October 21, 2014
The UNC School of Dentistry and the UNC Gillings School of Global Public Health announced the establishment of a new dental public health professorship on June 5. Made possible by a gift from Chester Douglass, DMD, PhD, and Joy Douglass, the R. Gary Rozier and Chester W. Douglass Distinguished Professorship in Dental Public Health will support a jointly appointed faculty member who specializes in dental public health.
The professorship, which also honors Gary Rozier, DDS, MPH, professor of health policy and management at the Gillings School and a respected national leader in dental public health (see page 91), was announced after a day-long symposium held at both schools, during which panel discussions addressed the future of dental public health. At a dinner planned to celebrate his career, Rozier learned that the professorship would bear his name as well as Douglass’.
Douglass dedicated his career to improving dental care for those living in the U.S. He authored more than 140 papers, served as chair of Harvard School of Dental Medicine’s Department of Oral Health Policy and Epidemiology, and mentored students, encouraging them to “think big” and continue learning.
While on the UNC faculty from 1971 to 1978, Douglass spent one year (1975-1976) as a Robert Wood Johnson Health Policy Fellow in Washington, D.C., working as a member of the health staff in the U.S. Senate.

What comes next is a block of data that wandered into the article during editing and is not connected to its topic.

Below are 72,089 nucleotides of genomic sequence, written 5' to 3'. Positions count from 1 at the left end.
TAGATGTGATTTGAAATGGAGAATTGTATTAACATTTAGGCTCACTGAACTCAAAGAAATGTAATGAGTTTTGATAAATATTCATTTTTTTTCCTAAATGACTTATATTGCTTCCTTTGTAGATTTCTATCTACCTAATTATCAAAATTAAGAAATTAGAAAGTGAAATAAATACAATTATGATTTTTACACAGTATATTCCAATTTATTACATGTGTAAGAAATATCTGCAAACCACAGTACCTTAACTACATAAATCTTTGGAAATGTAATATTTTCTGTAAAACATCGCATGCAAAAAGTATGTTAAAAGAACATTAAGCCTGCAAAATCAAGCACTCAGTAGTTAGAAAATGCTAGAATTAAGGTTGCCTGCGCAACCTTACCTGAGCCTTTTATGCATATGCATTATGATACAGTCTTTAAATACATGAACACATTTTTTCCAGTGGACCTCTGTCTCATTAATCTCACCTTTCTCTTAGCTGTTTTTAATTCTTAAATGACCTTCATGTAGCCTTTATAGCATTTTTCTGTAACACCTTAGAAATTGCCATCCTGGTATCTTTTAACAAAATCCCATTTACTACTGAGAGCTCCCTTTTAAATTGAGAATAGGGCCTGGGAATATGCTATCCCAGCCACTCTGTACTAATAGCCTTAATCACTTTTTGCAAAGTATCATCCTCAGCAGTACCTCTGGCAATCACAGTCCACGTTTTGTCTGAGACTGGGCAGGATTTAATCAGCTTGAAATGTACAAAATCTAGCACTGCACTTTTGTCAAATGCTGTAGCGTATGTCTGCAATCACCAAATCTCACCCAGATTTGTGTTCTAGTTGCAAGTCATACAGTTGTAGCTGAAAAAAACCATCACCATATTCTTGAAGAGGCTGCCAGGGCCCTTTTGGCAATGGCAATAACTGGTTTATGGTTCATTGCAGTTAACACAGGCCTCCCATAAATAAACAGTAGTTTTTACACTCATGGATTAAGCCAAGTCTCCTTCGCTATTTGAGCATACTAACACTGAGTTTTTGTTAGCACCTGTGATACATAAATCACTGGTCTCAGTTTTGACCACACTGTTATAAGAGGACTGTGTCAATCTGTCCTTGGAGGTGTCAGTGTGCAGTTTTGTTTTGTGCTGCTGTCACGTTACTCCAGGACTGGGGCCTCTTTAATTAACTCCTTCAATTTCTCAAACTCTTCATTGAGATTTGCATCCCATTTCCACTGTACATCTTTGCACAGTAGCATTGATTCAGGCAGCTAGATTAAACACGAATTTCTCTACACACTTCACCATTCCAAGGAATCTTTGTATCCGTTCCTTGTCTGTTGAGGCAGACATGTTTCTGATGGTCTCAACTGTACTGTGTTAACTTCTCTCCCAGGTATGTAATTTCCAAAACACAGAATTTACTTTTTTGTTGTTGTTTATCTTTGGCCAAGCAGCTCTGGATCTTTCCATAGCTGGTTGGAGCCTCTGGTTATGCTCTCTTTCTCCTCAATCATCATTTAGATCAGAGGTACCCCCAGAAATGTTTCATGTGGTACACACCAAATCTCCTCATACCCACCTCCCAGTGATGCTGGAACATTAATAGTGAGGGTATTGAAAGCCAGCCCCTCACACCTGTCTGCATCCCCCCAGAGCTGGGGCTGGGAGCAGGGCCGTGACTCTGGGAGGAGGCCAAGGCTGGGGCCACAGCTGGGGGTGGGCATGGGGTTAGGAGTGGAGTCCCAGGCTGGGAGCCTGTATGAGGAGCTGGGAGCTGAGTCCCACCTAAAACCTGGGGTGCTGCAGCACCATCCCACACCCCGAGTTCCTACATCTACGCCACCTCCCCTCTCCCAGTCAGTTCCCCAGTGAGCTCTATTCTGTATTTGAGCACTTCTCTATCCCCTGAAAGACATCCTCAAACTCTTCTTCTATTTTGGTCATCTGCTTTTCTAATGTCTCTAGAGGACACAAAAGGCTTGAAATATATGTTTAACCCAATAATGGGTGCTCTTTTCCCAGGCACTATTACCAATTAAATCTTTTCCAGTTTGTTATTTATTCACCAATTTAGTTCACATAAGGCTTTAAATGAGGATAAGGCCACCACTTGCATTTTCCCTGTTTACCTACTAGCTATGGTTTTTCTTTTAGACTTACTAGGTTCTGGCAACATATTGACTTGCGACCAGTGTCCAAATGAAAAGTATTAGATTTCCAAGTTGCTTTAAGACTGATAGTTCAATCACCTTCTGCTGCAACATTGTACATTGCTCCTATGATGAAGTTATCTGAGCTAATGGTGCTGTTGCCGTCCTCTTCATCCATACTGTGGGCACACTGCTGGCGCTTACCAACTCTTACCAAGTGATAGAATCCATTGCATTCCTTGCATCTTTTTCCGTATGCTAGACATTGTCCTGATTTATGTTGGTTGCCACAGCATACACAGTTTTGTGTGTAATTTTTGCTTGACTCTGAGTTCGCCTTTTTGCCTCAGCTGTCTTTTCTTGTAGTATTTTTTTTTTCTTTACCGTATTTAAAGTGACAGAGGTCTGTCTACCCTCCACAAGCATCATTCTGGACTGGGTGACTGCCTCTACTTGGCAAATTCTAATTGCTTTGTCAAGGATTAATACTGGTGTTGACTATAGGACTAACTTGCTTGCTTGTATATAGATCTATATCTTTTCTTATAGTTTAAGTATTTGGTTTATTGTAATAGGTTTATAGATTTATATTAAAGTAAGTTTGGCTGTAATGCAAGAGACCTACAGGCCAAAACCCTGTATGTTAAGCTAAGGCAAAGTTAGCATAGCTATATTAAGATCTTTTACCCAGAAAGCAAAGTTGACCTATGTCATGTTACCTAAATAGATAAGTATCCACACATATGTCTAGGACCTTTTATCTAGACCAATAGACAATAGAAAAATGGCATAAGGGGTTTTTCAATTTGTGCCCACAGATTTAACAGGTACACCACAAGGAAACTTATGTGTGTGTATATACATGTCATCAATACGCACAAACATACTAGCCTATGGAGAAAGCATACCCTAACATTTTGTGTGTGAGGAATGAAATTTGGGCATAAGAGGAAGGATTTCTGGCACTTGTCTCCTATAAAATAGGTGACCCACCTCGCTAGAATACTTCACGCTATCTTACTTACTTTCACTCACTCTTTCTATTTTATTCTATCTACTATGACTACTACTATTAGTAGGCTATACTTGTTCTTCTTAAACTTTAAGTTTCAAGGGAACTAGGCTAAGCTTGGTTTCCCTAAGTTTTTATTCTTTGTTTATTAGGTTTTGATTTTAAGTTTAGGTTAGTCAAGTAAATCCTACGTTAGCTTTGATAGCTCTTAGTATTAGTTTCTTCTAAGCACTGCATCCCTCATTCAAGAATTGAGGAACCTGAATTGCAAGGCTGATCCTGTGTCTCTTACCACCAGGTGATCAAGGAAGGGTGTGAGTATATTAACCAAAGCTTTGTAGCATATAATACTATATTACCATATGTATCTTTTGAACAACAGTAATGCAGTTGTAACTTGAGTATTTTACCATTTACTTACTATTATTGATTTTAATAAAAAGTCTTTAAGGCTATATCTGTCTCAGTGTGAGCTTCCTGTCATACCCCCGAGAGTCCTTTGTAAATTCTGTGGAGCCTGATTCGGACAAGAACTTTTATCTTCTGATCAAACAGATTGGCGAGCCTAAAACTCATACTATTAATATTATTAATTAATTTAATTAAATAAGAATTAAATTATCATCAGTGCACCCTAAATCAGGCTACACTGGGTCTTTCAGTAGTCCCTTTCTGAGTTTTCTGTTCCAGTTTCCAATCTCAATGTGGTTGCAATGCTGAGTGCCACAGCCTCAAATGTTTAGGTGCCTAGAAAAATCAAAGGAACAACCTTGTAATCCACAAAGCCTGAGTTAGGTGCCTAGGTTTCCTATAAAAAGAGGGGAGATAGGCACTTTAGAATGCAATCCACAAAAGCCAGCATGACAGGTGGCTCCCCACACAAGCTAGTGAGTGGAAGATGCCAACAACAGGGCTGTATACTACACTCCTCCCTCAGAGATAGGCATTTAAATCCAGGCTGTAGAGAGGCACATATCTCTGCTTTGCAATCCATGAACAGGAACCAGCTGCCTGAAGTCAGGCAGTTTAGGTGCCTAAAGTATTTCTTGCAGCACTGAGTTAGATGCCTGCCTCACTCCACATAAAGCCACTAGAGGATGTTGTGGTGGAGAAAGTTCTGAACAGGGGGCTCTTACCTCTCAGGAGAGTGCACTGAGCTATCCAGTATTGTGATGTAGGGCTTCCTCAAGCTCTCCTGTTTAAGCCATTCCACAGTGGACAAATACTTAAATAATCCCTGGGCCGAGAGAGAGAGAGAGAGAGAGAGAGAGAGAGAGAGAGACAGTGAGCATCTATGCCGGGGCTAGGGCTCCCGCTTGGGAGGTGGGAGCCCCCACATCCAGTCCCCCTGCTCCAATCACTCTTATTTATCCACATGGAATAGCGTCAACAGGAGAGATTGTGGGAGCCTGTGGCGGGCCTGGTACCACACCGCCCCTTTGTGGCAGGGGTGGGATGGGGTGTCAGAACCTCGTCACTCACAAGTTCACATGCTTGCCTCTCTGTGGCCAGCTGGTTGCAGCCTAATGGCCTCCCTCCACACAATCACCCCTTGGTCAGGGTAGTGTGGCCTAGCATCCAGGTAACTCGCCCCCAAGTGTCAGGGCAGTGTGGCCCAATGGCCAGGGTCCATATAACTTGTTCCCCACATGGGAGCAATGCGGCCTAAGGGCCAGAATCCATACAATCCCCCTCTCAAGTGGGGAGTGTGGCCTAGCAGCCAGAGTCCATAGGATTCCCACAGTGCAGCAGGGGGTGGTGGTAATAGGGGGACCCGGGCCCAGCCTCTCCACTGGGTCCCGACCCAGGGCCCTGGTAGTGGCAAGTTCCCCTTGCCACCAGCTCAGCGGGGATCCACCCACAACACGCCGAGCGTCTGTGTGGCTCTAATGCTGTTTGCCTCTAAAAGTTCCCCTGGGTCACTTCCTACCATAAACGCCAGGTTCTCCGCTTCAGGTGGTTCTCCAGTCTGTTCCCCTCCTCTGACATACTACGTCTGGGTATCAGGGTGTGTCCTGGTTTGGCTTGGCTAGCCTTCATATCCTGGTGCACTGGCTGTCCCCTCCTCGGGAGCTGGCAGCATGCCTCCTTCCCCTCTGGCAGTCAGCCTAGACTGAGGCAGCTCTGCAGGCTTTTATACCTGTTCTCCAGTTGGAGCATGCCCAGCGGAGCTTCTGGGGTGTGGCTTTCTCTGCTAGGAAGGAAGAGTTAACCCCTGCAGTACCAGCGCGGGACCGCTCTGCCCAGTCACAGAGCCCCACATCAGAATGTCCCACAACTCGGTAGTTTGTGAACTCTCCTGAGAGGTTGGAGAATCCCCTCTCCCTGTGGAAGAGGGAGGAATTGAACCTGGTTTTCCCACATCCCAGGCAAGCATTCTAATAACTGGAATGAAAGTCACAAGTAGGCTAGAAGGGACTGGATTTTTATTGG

Why would a professor from Harvard give so generously to a school he didn’t attend?
“Gary Rozier’s career has been an inspiration for those of us in dental public health,” Douglass says. “I am delighted to be able to honor him with this named professorship.”
Douglass also taught with and collaborated on research with Dennis Gillings, PhD, CBE, when Gillings was a member of the biostatistics faculty at UNC. That relationship led to Douglass’ 20 years of service on the board of directors of Gillings’ company, Quintiles.
“Gary’s transformative work, Dennis’ innovations, and seeing the mission of the University of North Carolina’s public health school through their eyes have made me want to give back to the School that facilitated my association with these extraordinary leaders,” Douglass says.
Rozier says he is deeply honored to share the name of the professorship with Douglass, “an admired teacher and respected leader in dental public health” throughout his career.“
The professorship will strengthen UNC’s ability to provide learning experiences focused on dental public health and population health and to provide research opportunities that will help solve the many oral health problems faced by residents of North Carolina and beyond,” Rozier says.
Learn more about the ways your gift can support the mission of the Gillings School. Please see sph.unc.edu/giving or call (919) 966-0198.
See photos and video from the June 5 symposium and dinner online.
Carolina Public Health is a publication of the University of North Carolina at Chapel Hill Gillings School of Global Public Health. To view previous issues, please visit www.sph.unc.edu/cph.